Responsible Center: NASA ARC
Grant Monitor: Sato, Kevin
Center Contact: 650-604-1104
Solicitation: 2012 Space Biology NNH12ZTT001N
Grant/Contract No.: NNX13AN38G
Project Type: FLIGHT
No. of Post Docs:
No. of PhD Candidates: 1
No. of Master's Candidates:
No. of Bachelor's Candidates:
No. of PhD Degrees: 0
No. of Master's Degrees:
No. of Bachelor's Degrees:
|Space Biology Element:
(1) Animal Biology: Invertebrate
|Space Biology Cross-Element Discipline:
(1) Reproductive Biology
(2) Developmental Biology
(3) Musculoskeletal Biology
|Space Biology Special Category:
(1) Translational (Countermeasure) Potential
|Flight Assignment/Project Notes:
NOTE: Extended to 9/30/2019 per F. Hernandez/ARC; previously had been extended to 9/30/2018 (Ed. 9/21/18)
NOTE: Extended to 9/30/2018 per F. Hernandez/ARC (Ed., 4/13/18)
NOTE: Extended to 6/30/2018 per NSSC information (Ed., 10/10/17)
NOTE: Extended to 9/30/2017 per NSSC information (Ed., 7/18/16)
NOTE: Extended to 12/31/2015 per NSSC information (Ed., 2/18/16)
NOTE: Extended to 10/31/2015 per NSSC information (Ed., 9/15/15)
|| The detrimental effects of spaceflight on the cardiovascular system are well known. It is believed that these effects may lead to clinically significant risks to astronauts on long duration space missions as well as to the success of these missions themselves. Current studies are limited primarily to human studies and rodent experiments. However, these model systems and human studies have significant limitations that may be addressed by using the well-established Drosophila model. Drosophila have previously been successfully launched into space and a ground-based Drosophila model for cardiac disease and function has been developed. However, the genetically versatile Drosophila model has yet to be used for studying the effects of spaceflight on the cardiovascular system. We are currently preparing flies for a scheduled launch in Sept. 2015 and analyzing data from a preliminary space flown test of our experimental system.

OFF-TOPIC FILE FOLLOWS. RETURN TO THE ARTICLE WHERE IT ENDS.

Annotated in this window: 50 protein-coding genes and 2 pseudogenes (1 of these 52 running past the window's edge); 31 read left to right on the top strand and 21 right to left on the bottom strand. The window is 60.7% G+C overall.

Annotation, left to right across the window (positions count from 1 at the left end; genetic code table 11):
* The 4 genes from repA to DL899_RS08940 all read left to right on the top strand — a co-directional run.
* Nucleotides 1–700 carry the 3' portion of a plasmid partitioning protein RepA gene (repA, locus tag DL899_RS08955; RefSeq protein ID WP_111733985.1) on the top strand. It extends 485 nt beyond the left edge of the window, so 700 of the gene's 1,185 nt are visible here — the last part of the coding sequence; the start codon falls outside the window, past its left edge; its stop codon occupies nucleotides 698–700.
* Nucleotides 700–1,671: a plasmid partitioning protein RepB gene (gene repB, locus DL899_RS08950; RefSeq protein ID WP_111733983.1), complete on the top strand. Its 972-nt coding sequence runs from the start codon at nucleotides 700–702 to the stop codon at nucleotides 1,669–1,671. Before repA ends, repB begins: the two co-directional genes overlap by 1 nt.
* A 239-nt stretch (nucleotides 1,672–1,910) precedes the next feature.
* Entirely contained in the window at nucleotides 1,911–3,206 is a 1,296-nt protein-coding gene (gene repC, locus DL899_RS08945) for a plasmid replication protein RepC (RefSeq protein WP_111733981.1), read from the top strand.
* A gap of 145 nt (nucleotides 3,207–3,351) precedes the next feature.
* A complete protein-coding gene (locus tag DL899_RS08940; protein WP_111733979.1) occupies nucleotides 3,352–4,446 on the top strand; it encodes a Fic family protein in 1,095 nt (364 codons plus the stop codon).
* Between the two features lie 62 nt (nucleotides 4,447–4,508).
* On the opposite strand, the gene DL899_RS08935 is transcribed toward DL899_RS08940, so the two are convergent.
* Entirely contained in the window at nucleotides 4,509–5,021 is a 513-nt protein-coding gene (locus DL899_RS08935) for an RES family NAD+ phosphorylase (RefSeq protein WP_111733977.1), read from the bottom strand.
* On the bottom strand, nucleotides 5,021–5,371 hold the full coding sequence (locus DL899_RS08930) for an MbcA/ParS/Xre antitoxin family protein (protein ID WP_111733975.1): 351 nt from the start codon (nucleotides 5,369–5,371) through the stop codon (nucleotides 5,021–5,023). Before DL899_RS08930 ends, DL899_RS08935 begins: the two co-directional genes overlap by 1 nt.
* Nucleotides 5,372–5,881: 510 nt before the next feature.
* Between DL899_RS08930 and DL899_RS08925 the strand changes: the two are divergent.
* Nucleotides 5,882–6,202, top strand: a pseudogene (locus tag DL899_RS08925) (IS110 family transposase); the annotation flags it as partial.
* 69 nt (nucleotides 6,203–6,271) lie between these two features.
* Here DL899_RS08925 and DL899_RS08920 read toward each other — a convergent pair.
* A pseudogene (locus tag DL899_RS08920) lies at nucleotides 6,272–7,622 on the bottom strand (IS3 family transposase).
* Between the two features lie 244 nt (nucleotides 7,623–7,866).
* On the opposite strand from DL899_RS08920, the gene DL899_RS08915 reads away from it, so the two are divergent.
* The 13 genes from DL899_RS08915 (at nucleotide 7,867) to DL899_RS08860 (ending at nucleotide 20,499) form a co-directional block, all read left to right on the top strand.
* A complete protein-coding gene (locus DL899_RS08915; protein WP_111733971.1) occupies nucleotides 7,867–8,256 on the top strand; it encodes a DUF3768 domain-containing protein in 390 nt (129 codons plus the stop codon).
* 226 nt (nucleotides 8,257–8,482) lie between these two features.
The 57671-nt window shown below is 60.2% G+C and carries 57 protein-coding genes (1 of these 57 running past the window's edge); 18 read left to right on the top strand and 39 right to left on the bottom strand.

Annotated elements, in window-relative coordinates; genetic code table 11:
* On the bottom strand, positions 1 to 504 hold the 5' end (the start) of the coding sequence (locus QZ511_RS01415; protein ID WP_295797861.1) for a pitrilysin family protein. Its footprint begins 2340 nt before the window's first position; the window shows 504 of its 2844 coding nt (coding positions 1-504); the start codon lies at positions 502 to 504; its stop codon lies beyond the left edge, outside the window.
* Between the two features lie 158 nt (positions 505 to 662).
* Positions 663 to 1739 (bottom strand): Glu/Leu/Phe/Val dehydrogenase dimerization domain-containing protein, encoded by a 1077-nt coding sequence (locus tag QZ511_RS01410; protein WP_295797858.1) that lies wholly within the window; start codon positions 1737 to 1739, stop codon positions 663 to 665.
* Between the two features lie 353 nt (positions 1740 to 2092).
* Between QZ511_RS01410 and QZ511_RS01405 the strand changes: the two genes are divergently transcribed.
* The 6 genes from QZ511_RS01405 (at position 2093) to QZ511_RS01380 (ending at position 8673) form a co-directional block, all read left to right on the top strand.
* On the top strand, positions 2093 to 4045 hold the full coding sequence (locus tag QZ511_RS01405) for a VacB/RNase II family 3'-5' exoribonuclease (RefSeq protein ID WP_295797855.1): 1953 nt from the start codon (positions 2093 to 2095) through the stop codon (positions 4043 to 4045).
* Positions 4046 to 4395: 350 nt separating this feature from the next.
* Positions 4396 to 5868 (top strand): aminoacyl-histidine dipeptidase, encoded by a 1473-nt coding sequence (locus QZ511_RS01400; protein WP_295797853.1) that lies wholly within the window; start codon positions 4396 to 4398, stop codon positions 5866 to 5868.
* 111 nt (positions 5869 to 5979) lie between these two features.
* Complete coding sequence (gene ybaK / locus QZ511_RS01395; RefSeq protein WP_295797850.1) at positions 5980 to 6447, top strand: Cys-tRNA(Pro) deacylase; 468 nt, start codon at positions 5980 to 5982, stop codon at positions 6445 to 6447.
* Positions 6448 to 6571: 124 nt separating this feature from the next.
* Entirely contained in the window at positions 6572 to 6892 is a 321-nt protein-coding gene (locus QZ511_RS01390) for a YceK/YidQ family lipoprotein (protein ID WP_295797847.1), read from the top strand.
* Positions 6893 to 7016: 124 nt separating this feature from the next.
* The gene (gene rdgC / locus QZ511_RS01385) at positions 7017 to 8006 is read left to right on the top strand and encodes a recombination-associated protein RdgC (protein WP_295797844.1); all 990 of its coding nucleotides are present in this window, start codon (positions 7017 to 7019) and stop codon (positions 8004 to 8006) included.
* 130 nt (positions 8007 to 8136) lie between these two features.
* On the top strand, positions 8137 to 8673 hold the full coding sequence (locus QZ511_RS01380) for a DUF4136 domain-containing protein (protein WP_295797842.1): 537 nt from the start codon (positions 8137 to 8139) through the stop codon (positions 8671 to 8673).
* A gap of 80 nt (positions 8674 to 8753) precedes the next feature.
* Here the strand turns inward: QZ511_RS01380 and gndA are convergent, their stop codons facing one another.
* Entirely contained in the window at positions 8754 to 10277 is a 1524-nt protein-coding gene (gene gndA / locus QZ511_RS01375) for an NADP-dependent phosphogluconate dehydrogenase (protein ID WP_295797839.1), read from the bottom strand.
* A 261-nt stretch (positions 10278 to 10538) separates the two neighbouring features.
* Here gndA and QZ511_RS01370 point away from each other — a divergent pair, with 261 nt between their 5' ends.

In this proposal we propose to fly groups of Drosophila aboard the International Space Station (ISS) for approximately 30 days, along with identical on-board 1-g controls as well as ground controls. The Drosophila will require minimal astronaut intervention involving changing feeding trays on 1 or 2 occasions. The samples will be retrieved post-flight and analyzed using established methods. Heart function, including measurements of diastolic and systolic intervals, heart rate, heart diameters, contractility, and arrhythmias will be recorded. Microscopic and immunohistochemical evaluations of heart morphology will also be carried out. We will also conduct intracellular membrane potential recordings of the heart. Finally, we will analyze mRNA expression with a microarray.
The ultimate goal of this research is to obtain data while validating the Drosophila model for studying the effects of spaceflight on cardiac disease and function. The development of such a model would be a potentially significant advancement in the study and understanding of how spaceflight affects the cardiovascular system, and may ultimately lead to countermeasures to prevent them.
|Research Impact/Earth Benefits:
|| Information about cardiac muscle function in microgravity is also expected to provide insights on genetic and molecular changes that occur with muscle atrophy on Earth. For example, we expect to identify basic molecular alterations that are associated with muscle atrophy that occurs during prolonged bed rest or muscle disuse in muscular dystrophies.